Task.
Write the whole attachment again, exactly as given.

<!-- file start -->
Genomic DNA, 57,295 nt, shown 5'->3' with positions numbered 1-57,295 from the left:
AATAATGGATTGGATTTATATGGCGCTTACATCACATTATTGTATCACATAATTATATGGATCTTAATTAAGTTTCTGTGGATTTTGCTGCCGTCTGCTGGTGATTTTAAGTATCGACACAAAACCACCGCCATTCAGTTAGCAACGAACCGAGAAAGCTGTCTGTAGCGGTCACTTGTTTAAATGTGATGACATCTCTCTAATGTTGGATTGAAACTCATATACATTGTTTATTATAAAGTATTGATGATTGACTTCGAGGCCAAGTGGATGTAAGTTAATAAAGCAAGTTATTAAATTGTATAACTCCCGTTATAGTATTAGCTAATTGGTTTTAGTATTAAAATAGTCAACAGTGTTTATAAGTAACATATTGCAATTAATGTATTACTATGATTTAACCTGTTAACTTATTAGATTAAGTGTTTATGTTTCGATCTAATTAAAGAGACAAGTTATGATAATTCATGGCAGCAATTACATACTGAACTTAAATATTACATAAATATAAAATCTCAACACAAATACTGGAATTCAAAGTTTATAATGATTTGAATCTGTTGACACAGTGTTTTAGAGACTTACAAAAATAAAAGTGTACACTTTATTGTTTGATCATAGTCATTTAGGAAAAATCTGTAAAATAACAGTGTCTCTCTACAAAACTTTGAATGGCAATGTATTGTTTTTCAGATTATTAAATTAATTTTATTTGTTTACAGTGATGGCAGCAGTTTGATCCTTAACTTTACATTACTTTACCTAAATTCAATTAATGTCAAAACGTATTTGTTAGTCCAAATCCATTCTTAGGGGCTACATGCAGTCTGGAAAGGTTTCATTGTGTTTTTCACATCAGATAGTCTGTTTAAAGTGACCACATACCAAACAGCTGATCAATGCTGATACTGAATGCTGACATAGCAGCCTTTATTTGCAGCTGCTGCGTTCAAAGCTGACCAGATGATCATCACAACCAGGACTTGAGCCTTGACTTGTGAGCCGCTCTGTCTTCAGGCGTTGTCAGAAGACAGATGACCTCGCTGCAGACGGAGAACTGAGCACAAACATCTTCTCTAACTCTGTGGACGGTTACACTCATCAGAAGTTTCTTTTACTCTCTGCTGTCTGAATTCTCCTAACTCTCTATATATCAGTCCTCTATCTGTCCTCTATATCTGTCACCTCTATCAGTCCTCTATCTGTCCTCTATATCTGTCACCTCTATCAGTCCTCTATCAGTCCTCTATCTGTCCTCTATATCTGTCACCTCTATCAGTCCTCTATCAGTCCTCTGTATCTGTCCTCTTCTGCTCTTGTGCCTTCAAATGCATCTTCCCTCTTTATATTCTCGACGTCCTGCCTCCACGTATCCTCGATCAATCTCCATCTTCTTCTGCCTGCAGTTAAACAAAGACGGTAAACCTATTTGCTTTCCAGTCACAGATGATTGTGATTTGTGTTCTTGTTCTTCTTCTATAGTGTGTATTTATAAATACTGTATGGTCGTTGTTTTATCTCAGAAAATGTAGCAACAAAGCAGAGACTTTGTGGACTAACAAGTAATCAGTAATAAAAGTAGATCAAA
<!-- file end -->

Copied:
Genomic DNA, 57,295 nt, shown 5'->3' with positions numbered 1-57,295 from the left:
AATAATGGATTGGATTTATATGGCGCTTACATCACATTATTGTATCACATAATTATATGGATCTTAATTAAGTTTCTGTGGATTTTGCTGCCGTCTGCTGGTGATTTTAAGTATCGACACAAAACCACCGCCATTCAGTTAGCAACGAACCGAGAAAGCTGTCTGTAGCGGTCACTTGTTTAAATGTGATGACATCTCTCTAATGTTGGATTGAAACTCATATACATTGTTTATTATAAAGTATTGATGATTGACTTCGAGGCCAAGTGGATGTAAGTTAATAAAGCAAGTTATTAAATTGTATAACTCCCGTTATAGTATTAGCTAATTGGTTTTAGTATTAAAATAGTCAACAGTGTTTATAAGTAACATATTGCAATTAATGTATTACTATGATTTAACCTGTTAACTTATTAGATTAAGTGTTTATGTTTCGATCTAATTAAAGAGACAAGTTATGATAATTCATGGCAGCAATTACATACTGAACTTAAATATTACATAAATATAAAATCTCAACACAAATACTGGAATTCAAAGTTTATAATGATTTGAATCTGTTGACACAGTGTTTTAGAGACTTACAAAAATAAAAGTGTACACTTTATTGTTTGATCATAGTCATTTAGGAAAAATCTGTAAAATAACAGTGTCTCTCTACAAAACTTTGAATGGCAATGTATTGTTTTTCAGATTATTAAATTAATTTTATTTGTTTACAGTGATGGCAGCAGTTTGATCCTTAACTTTACATTACTTTACCTAAATTCAATTAATGTCAAAACGTATTTGTTAGTCCAAATCCATTCTTAGGGGCTACATGCAGTCTGGAAAGGTTTCATTGTGTTTTTCACATCAGATAGTCTGTTTAAAGTGACCACATACCAAACAGCTGATCAATGCTGATACTGAATGCTGACATAGCAGCCTTTATTTGCAGCTGCTGCGTTCAAAGCTGACCAGATGATCATCACAACCAGGACTTGAGCCTTGACTTGTGAGCCGCTCTGTCTTCAGGCGTTGTCAGAAGACAGATGACCTCGCTGCAGACGGAGAACTGAGCACAAACATCTTCTCTAACTCTGTGGACGGTTACACTCATCAGAAGTTTCTTTTACTCTCTGCTGTCTGAATTCTCCTAACTCTCTATATATCAGTCCTCTATCTGTCCTCTATATCTGTCACCTCTATCAGTCCTCTATCTGTCCTCTATATCTGTCACCTCTATCAGTCCTCTATCAGTCCTCTATCTGTCCTCTATATCTGTCACCTCTATCAGTCCTCTATCAGTCCTCTGTATCTGTCCTCTTCTGCTCTTGTGCCTTCAAATGCATCTTCCCTCTTTATATTCTCGACGTCCTGCCTCCACGTATCCTCGATCAATCTCCATCTTCTTCTGCCTGCAGTTAAACAAAGACGGTAAACCTATTTGCTTTCCAGTCACAGATGATTGTGATTTGTGTTCTTGTTCTTCTTCTATAGTGTGTATTTATAAATACTGTATGGTCGTTGTTTTATCTCAGAAAATGTAGCAACAAAGCAGAGACTTTGTGGACTAACAAGTAATCAGTAATAAAAGTAGATCAAA